"The Purposes of
What is it you most want for your children? [Give a moment for reflection]
Most of us would say something along the line of wanting our children to be happy, fulfilled human beings who are successful and responsible participants in our society. Many of us belong to a generation whose parent's standard response to a question like this was that they wanted their children to have it better than they did. Those of us who have parents who went through the Great Depression actually did do better than most of them did. (We may be living in a generation where the next generation may not do as well as the last generation.)
Apart from the obvious material sense in which we want our children to do well is the spiritual sense in which we hope that our children will love God and neighbor and live in peace.
When we try to get at the heart of the biblical message and express in basic terms what God's essential goal for our lives might be, we discover that Isaiah 55:12 says it well, "...you shall go out in joy and be led back in peace..." Joy and peace. That is the divine purpose for the children of God.
Now this is no shallow platitude. Joy and peace may sound like very simple things, but Isaiah speaks to a people who have lost the joy and peace meant for God's children. As is always the case in the biblical drama, the joy and peace of God are lost when God's people turn away from the source of joy and peace.
So - the divine goal Isaiah points to is restoration of perfect fellowship with God. It is this union that brings authentic joy and peace to living. Jesus told his disciples in his last night with them in the Upper Room that all his teaching had a goal for their lives - namely, "...that my joy may be in you, and that your joy may be complete." [John 15:11] In that same evening he also said, "Peace I leave with you; my peace I give to you." [John 14:27]
Okay - these are great goals. I doubt that any of us here would reject a goal of joy and peace for our lives. It is evident however, that affirming this goal is much easier than reaching the goal. I remember a young man who confided in me that he felt like an "impostor" in the church. "I come for my wife and kids," he said, "but all this talk of love and joy absolutely escapes me. If all these people are 'getting' this peace, love and joy business - then I'm a genuine fake."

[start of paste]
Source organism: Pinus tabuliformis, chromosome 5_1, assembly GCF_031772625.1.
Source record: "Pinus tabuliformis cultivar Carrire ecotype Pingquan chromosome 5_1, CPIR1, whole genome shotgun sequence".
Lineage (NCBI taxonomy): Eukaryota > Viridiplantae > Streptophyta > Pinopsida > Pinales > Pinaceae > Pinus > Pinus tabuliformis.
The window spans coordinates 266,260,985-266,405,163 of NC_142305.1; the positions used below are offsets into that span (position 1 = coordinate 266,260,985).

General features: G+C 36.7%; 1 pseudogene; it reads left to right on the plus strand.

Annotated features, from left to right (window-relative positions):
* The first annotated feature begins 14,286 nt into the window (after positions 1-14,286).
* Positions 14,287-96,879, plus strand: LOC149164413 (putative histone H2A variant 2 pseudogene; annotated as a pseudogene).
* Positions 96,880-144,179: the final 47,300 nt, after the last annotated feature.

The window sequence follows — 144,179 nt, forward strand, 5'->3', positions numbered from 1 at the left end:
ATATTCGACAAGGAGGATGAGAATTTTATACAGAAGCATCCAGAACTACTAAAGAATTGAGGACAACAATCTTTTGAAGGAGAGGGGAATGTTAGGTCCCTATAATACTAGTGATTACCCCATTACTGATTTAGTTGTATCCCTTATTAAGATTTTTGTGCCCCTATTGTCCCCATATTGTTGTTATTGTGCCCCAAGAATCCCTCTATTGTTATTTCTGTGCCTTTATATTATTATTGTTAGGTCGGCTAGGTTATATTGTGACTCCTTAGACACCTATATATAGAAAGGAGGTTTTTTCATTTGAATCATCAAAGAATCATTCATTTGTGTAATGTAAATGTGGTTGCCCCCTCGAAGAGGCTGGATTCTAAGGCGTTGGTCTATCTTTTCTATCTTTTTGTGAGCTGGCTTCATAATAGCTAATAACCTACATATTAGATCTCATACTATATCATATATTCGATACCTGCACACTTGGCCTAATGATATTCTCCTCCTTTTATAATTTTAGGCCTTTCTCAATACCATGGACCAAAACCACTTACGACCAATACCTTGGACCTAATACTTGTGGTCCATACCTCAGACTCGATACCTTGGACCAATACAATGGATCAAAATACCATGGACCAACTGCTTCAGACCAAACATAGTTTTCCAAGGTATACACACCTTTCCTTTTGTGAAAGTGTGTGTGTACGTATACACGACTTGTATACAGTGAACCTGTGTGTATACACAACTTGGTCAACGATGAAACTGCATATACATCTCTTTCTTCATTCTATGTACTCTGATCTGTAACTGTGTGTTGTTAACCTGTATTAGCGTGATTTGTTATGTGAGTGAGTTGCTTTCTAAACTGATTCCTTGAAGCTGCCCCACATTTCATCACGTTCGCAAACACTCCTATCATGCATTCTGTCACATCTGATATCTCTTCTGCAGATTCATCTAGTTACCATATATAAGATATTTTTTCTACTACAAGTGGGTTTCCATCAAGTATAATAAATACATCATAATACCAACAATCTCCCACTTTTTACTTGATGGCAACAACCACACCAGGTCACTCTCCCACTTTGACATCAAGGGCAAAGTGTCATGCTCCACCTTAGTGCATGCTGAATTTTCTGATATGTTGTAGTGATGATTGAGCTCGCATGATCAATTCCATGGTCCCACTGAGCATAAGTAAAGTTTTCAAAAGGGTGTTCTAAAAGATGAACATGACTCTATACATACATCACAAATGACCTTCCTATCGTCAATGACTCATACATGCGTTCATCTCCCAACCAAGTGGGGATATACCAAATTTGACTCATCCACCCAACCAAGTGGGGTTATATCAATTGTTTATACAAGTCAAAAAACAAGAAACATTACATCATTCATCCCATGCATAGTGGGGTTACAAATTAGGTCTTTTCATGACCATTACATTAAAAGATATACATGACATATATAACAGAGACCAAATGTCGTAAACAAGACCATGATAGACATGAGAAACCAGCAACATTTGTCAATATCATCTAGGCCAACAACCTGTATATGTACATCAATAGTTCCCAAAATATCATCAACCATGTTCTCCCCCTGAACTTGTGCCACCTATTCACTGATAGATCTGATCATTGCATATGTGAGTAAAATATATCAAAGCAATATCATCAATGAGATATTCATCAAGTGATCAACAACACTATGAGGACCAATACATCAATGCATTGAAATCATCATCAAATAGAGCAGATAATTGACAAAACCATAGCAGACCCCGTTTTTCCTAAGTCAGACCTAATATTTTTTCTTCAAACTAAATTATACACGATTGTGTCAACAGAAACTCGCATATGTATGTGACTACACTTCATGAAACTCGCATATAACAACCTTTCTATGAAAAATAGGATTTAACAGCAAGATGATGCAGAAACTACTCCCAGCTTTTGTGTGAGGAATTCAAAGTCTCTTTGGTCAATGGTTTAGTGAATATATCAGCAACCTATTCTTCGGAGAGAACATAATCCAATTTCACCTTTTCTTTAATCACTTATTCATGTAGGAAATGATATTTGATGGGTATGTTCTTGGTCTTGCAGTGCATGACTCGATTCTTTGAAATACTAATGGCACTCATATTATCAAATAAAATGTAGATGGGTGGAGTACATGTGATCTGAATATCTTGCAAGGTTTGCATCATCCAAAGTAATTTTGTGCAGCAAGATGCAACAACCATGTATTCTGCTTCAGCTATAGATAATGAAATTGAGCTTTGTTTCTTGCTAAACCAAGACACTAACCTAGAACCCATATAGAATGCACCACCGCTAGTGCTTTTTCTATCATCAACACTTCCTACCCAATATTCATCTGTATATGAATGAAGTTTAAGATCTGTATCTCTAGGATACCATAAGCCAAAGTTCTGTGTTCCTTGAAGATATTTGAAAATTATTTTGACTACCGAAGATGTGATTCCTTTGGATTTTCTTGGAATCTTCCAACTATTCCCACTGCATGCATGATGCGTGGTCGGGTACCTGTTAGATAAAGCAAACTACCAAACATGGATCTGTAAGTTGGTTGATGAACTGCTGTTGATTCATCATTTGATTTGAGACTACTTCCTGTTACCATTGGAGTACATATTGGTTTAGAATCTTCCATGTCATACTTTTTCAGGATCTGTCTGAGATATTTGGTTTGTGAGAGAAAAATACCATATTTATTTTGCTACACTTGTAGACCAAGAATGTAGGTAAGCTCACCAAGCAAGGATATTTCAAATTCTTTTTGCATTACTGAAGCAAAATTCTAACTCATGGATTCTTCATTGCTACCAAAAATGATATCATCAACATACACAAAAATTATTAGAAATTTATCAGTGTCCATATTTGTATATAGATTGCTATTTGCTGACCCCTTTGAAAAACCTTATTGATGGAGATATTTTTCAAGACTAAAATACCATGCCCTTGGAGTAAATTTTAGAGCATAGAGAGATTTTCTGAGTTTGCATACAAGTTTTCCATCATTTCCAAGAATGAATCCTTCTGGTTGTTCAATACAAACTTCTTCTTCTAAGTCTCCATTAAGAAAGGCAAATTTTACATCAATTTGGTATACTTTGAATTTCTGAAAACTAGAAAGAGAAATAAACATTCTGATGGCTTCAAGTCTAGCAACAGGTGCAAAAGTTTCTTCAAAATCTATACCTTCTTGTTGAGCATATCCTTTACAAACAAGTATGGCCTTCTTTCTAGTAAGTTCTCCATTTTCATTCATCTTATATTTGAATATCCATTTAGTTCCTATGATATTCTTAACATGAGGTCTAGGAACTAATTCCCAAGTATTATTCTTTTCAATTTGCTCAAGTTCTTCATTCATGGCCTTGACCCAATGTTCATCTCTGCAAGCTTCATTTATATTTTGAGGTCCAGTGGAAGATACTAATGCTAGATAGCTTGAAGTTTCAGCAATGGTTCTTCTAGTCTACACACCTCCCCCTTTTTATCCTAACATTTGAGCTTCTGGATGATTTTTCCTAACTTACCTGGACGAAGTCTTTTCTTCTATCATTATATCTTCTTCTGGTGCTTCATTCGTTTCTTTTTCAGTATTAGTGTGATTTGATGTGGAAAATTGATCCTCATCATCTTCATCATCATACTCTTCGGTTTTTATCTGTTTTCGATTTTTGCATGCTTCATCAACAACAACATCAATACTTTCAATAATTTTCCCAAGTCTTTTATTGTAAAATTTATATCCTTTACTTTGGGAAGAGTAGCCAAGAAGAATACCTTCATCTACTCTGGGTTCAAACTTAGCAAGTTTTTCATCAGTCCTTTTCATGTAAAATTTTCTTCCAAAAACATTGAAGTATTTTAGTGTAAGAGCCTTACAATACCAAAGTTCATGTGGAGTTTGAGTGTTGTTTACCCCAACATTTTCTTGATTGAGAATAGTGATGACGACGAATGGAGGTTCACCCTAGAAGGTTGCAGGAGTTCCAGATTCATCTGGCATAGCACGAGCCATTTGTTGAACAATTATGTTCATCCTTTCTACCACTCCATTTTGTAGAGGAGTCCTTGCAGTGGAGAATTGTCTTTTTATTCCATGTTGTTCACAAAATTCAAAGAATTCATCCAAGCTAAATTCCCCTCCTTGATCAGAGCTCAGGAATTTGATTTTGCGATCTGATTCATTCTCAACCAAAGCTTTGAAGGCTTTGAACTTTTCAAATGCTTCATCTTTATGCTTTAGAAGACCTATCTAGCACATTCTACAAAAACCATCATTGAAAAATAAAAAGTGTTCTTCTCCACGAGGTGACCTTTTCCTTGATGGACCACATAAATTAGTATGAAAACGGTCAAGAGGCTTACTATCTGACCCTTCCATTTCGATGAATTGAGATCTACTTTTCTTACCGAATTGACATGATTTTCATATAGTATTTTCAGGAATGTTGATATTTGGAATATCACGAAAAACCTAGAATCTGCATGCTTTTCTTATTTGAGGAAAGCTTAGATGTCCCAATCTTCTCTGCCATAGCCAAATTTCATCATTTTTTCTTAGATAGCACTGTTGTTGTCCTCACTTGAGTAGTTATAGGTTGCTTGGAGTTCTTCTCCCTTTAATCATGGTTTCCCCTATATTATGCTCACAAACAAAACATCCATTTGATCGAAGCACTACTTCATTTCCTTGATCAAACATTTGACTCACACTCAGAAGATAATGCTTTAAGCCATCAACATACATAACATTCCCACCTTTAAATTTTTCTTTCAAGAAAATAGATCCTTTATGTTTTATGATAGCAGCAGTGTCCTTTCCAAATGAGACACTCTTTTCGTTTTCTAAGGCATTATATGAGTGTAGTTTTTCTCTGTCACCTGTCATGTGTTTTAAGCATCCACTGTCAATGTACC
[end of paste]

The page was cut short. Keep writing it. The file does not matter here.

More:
Actually, his honesty and sense of dissonance between the faith in principle and faith in practice showed that he may have been more sensitive to the biblical message than some of his peers. He was not one of those folks who never gets the difference between what they hear and what they experience in the Christian life. His eyes didn't glaze over when he heard the message - rather the message confronted his inner experience.
Fortunately, we are able to point this young man to some very important company. His experience was not altogether unlike that of Moses, Jonah or even Simon Peter. Throughout the bible major characters have struggled with God's truth in tension with their experience. Moses wanted to give the people of God back to God on occasion, Jonah preferred to run away from God than to see God forgive the sins of some terrible people. Even such a great person as the "Chief of Apostles" once asked Jesus to leave him because he felt like such a terrible person and later wanted to absolutely disappear from the planet when Jesus looked him in the eye after the denial.
The perfect faith is rather like the perfect marriage, the perfect children or the perfect job. It doesn't exist! At least not this side of God's Kingdom. The key to understanding how God's purposes are to come to some kind of fruition in our lives is to know that God's good purposes are mediated through the Word of God and are worked out in God's redemptive plan. There are some important insights to this dynamic in the short passage from Isaiah which takes us beyond the normal patterns of contemporary thinking. A brief outline of the passage will help us to get a handle on how Isaiah shows us the purposes of God.
We will look at these four short verses as they speak to:
1. The Purposes of God are firmly rooted in the natural order: Creator God [v.10]
2. The purposes of God are firmly rooted in the word of God: Incarnate God [v.11]
3. The purposes